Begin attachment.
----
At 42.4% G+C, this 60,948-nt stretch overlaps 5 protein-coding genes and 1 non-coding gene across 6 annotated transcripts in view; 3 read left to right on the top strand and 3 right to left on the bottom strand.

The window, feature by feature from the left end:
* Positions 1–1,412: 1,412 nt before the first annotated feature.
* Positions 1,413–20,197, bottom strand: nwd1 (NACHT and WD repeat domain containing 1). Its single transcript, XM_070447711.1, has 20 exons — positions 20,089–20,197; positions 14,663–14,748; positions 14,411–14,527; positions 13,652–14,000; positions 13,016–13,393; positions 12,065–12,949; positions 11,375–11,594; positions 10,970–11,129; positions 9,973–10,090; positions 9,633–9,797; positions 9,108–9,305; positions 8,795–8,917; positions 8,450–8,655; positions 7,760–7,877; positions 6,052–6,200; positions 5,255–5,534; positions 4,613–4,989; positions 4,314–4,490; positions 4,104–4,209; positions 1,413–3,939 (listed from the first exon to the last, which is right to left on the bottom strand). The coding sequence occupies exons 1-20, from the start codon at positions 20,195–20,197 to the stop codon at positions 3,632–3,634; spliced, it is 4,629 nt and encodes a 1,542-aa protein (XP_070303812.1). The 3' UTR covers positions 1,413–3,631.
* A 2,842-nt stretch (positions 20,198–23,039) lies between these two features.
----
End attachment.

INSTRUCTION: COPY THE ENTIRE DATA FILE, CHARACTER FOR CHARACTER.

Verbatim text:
At 42.4% G+C, this 60,948-nt stretch overlaps 5 protein-coding genes and 1 non-coding gene across 6 annotated transcripts in view; 3 read left to right on the top strand and 3 right to left on the bottom strand.

The window, feature by feature from the left end:
* Positions 1–1,412: 1,412 nt before the first annotated feature.
* Positions 1,413–20,197, bottom strand: nwd1 (NACHT and WD repeat domain containing 1). Its single transcript, XM_070447711.1, has 20 exons — positions 20,089–20,197; positions 14,663–14,748; positions 14,411–14,527; positions 13,652–14,000; positions 13,016–13,393; positions 12,065–12,949; positions 11,375–11,594; positions 10,970–11,129; positions 9,973–10,090; positions 9,633–9,797; positions 9,108–9,305; positions 8,795–8,917; positions 8,450–8,655; positions 7,760–7,877; positions 6,052–6,200; positions 5,255–5,534; positions 4,613–4,989; positions 4,314–4,490; positions 4,104–4,209; positions 1,413–3,939 (listed from the first exon to the last, which is right to left on the bottom strand). The coding sequence occupies exons 1-20, from the start codon at positions 20,195–20,197 to the stop codon at positions 3,632–3,634; spliced, it is 4,629 nt and encodes a 1,542-aa protein (XP_070303812.1). The 3' UTR covers positions 1,413–3,631.
* A 2,842-nt stretch (positions 20,198–23,039) lies between these two features.